Think you know what a dinosaur looks like? Think again …

Researchers have figured out for the first time what one dinosaur’s fleshy ‘crest’ looked like. Julius Csotonyi

The discovery of soft-tissue comb remnants on a fossil could change the way we visualise dinosaurs.

The findings, published today in Current Biology, concern the fossilised remains of an Edmontosaurus regalis skeleton excavated in Alberta, Canada. What makes this specimen notable is the presence of a cranial crest composed entirely of soft tissue — somewhat comparable to a [rooster’s comb](http://en.wikipedia.org/wiki/Comb_(anatomy%29).

This crest is the first of its kind to be found on a dinosaur fossil. While it is unknown whether this characteristic was widespread among duck-billed dinosaurs or limited to the species in question, this discovery suggests that such external attributes may have been more commonplace than once thought.

Edmontosaurus skeleton. Kaptain Kobold

Study co-author Phil Bell, lecturer at the University of New England, claimed that this was not unlike discovering for the first time that elephants had trunks. The implications for dinosaur research are significant.

“The discovery of feathered dinosaurs 20 years ago was a huge leap forward in our understanding of how these animals looked and behaved,” he said.

“This new discovery is proof that we’re in for more surprises.”

The paper’s authors contend that, given its apparent impracticality for the purposes of breathing, vocalisation, defence or fat storage, the comb was most likely to have been a form of secondary sexual structure.

Bell’s team view this as evidence of the importance of visual signalling in the evolution of this particular dinosaur family, a contrast to the auditory hypothesis (allowing for more sensitive hearing) proposed for the related Lambeosaurinae genus.

John Long, strategic professor in palaeontology at Flinders University, hailed the discovery as “truly fascinating”.

“This opens up a wonderful world where we can imagine dinosaurs with many and varied colourful display structures that they flaunt to attract and woo mates, or to send warnings to other rivals,” he said.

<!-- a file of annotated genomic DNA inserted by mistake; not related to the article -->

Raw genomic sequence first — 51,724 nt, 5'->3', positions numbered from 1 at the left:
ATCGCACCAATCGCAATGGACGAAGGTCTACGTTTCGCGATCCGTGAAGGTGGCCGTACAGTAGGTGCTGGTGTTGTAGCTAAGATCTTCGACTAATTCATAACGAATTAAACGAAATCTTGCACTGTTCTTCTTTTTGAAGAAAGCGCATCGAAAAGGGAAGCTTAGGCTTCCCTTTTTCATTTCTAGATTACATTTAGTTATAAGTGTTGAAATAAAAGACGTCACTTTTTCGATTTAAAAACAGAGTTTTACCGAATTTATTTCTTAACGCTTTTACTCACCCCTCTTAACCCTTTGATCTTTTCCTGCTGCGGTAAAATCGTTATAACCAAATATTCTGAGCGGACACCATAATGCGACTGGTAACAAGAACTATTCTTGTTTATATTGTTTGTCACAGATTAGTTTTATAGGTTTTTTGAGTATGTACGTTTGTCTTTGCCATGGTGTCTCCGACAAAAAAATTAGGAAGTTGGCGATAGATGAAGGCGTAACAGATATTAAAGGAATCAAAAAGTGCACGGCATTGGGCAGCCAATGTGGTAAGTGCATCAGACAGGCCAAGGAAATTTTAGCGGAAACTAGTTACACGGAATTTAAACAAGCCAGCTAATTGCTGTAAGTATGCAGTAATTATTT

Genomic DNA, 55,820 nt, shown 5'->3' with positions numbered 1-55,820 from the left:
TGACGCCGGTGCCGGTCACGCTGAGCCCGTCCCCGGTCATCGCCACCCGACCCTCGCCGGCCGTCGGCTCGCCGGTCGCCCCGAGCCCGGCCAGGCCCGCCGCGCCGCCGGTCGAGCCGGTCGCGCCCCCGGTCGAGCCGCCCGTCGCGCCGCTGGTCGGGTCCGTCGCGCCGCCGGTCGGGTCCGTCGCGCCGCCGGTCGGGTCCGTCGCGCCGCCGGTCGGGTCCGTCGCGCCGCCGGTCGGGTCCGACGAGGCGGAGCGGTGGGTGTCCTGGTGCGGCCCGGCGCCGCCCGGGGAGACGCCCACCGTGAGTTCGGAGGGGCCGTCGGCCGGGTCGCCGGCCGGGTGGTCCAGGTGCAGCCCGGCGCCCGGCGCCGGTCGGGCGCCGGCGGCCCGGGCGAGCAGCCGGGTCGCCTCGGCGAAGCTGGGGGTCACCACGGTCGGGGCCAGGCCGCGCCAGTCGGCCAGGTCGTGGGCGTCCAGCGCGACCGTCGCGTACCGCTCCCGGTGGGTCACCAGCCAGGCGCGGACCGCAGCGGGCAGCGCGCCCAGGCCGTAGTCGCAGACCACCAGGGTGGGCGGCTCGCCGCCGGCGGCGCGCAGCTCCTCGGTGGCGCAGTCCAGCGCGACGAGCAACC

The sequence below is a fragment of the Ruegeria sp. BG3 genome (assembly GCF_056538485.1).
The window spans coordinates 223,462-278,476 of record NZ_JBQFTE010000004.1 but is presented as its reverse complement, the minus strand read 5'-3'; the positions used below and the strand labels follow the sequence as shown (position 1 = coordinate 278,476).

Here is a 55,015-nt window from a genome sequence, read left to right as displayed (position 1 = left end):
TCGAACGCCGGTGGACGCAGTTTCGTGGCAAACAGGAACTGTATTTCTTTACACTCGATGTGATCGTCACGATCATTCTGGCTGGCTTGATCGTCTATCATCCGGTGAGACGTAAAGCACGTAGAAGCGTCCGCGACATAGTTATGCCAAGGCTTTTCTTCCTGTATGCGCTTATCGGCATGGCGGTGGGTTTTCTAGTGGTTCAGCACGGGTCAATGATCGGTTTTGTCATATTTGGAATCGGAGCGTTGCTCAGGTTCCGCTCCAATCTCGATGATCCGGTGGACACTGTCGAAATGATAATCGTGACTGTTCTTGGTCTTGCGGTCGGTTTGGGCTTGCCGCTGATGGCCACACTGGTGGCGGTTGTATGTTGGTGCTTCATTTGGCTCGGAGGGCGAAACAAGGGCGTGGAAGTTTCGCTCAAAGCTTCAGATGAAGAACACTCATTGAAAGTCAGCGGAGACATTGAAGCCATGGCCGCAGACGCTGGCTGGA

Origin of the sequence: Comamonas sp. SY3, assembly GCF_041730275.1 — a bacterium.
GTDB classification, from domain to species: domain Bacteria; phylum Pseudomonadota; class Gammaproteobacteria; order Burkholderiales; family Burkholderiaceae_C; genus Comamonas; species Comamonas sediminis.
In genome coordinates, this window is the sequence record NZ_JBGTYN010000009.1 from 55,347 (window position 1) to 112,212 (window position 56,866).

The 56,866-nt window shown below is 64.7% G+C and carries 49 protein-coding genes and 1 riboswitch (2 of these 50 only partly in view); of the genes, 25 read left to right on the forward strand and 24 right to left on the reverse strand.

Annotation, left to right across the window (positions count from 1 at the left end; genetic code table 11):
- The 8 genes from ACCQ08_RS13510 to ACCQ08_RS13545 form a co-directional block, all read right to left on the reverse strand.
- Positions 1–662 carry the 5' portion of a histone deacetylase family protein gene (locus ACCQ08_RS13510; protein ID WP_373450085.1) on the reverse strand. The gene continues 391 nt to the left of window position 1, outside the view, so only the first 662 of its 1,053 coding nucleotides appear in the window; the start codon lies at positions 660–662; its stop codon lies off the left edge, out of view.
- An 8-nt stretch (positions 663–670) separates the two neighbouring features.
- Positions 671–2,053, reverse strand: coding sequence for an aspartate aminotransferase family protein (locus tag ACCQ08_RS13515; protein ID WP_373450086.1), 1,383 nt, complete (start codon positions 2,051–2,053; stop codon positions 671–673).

“The mind boggles at the thought.”

Artist’s impression of Edmontosaurus (sans crest). drtel

While Bell points out that “we still haven’t got the whole picture”, the discovery of the crest is a step towards a more comprehensive understanding of the appearance of dinosaurs. With new fossil imaging technologies at hand and already being used to advantage, Professor Long suggested further revelations are not far away.

Recent work has shown that we can estimate dinosaur body temperatures from isotopes, and even colour cells are preserved in some species,” he said.

“We will soon have the complete means of accurately restoring what dinosaurs looked like.”

The rarity of such findings to date has been due to several factors. As Bell explained, scientists of previous generations simply weren’t looking in the right places – an oversight that, in the light of these revelations, is unlikely to persist.

“We know in the past that palaeontologists would actually destroy skin impressions because it was perceived that they were less important than the bones,” Bell noted.

“People looked at them and understood that they had scaly skin, end of story. But we’re seeing that this picture is far more complex.”

Even given the best palaeontological practice, however, the chance of finding soft-tissue remnants is still slim.

“They are the parts that most rapidly decay after an animal dies,” Bell pointed out.

This, he said, made the discovery “truly remarkable”.

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